Unless you are using them on acid-loving plants, such as hydrangeas, you should avoid using fresh coffee in your garden.
While pothos like coffee grounds, giving this plant non-brewed coffee can quickly damage and discolor the plant’s foliage, while also interfering with its ability to grow healthy and strong.
Can coffee grounds be used on inside and outside pothos?
Both inside and outside pothos like coffee grounds, and this soil additive provides the same benefits no matter where the plant is grown. While pothos growing indoors have the same growing requirements as those in the ground, they don’t always share the same potential problems.
For example, pothos plants grown outside typically have to contend with more diseases and pest problems. Adding coffee grounds can help keep the outdoor pothos strong and ready to fight off anything that gets in its way.
Indoor pothos are more likely to be neglected and provided with the wrong type of care since these plants are growing outside and will need you to take care of them every step of the way. Coffee grounds can help ensure your indoor pothos get the nutrients they need while also improving water retention in the soil.
Should I test the soil pH level before adding coffee grounds?
It is recommended to always test your soil pH level before adding any amendments, like coffee grounds. Not only does this give you important information that you should know before adding anything to the soil, but it also gives you a base reading so you can then retest after treatment and see if it worked.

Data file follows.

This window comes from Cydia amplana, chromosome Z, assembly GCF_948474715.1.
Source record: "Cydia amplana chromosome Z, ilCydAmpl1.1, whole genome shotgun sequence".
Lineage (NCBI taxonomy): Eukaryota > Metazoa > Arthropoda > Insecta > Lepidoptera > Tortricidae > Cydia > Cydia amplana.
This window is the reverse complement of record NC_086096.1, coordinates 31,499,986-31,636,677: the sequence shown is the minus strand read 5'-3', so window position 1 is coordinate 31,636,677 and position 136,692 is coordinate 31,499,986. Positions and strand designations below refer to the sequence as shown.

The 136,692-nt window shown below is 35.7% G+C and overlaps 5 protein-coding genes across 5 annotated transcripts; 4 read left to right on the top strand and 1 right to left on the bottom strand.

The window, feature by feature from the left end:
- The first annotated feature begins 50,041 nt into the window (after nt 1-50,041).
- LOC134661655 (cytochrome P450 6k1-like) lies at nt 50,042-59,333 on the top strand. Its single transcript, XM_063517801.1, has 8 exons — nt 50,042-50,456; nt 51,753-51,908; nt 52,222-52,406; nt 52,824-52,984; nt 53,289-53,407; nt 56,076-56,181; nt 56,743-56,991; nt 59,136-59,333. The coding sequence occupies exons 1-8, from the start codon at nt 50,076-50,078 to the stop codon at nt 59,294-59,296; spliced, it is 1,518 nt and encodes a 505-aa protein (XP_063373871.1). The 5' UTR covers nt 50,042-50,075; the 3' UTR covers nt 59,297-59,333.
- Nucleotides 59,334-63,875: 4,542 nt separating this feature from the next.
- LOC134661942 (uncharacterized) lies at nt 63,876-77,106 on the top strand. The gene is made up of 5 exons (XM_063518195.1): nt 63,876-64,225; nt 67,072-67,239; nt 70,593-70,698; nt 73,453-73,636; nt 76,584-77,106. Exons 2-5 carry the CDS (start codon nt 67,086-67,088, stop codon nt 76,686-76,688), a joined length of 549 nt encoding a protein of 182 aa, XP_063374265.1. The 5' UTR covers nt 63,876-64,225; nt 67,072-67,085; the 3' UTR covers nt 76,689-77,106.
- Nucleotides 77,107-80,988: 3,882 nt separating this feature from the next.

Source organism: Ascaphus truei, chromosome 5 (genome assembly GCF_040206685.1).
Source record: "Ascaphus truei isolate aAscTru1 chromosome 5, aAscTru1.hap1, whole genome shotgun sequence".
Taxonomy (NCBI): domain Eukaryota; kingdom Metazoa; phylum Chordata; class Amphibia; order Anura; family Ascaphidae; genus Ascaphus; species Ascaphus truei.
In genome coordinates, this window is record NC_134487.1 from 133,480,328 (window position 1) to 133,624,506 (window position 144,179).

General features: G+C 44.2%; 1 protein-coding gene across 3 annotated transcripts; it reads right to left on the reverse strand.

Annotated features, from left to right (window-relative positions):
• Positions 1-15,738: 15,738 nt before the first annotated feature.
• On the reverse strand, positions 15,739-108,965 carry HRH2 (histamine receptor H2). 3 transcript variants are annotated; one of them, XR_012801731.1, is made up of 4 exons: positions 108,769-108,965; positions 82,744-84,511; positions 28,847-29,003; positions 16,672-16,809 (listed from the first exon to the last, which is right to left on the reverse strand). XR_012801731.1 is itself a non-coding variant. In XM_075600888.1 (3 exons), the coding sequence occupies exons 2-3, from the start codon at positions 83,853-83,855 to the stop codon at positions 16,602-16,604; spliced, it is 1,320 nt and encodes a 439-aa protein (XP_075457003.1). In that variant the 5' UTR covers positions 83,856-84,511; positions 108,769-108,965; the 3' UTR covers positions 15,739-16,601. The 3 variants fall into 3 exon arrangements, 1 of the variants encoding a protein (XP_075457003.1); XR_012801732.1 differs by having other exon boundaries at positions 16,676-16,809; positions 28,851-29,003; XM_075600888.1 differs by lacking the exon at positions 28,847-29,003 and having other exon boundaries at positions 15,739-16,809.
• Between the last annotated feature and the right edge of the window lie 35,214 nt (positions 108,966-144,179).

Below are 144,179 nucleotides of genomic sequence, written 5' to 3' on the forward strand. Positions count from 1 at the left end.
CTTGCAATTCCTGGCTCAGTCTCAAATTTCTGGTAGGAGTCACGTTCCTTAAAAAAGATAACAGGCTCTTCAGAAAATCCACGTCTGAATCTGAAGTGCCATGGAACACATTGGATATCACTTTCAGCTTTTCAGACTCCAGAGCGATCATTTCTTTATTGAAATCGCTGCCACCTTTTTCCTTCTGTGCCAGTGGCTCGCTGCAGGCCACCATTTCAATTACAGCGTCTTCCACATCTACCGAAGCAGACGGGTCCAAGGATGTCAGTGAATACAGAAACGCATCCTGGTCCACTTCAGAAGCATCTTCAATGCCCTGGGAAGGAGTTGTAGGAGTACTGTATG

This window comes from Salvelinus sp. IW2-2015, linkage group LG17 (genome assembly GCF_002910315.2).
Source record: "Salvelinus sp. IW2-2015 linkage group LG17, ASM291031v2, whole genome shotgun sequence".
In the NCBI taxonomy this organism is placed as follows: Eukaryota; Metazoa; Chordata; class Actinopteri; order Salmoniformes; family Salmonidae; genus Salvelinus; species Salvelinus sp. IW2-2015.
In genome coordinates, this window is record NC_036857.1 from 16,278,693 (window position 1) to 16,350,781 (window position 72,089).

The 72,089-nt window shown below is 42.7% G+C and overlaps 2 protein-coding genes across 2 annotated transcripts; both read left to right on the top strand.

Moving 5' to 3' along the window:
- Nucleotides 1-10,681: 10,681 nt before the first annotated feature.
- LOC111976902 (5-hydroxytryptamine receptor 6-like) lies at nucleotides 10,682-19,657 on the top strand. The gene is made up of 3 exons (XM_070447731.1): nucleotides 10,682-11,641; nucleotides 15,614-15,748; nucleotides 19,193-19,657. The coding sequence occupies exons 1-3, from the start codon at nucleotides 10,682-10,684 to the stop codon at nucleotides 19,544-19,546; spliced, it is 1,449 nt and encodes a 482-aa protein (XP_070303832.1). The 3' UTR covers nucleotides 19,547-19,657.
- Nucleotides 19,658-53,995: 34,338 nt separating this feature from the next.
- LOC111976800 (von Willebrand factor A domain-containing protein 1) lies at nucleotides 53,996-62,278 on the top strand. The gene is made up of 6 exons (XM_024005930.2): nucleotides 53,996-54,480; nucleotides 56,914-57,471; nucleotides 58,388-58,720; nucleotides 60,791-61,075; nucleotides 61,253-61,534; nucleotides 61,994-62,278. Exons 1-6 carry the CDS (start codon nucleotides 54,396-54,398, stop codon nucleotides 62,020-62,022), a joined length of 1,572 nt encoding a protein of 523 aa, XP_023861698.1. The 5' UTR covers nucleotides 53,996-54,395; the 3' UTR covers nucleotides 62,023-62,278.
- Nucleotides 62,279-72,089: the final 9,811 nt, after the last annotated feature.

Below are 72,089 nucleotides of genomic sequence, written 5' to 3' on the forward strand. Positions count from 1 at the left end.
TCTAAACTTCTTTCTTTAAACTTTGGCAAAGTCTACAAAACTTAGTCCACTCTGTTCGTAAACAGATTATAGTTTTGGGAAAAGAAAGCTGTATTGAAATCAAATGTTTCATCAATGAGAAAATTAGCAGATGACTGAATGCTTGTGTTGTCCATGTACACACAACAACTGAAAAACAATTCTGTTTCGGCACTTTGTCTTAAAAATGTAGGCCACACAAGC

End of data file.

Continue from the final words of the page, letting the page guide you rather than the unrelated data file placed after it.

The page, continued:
Far too often, gardeners assume their soil pH level is off balance and add unnecessary amendments, which end up having an adverse effect on their plants. If you test the soil pH level beforehand, you will have a better understanding of what the current level is and then you can treat it accordingly.
How do I test the soil pH level?
One of the easiest ways to test the soil pH balance is by using a do-it-yourself soil pH kit (you can check the current price of one here). The kit includes all the tools you need to quickly determine the pH level. Another option is to try a simple homemade soil test.
Place a sample of the soil in a container and then add ½ cup of lukewarm water and ½ cup of baking soda into the same container. If the mixture starts to fizz, then the soil is acidic. Extreme amounts of fizz or a severe reaction inside the container could mean the soil is too acidic. No reaction means the soil is more alkaline.
Keep in mind that the baking soda and water method isn’t as reliable as the soil test kit since it doesn’t give you an actual pH balance number.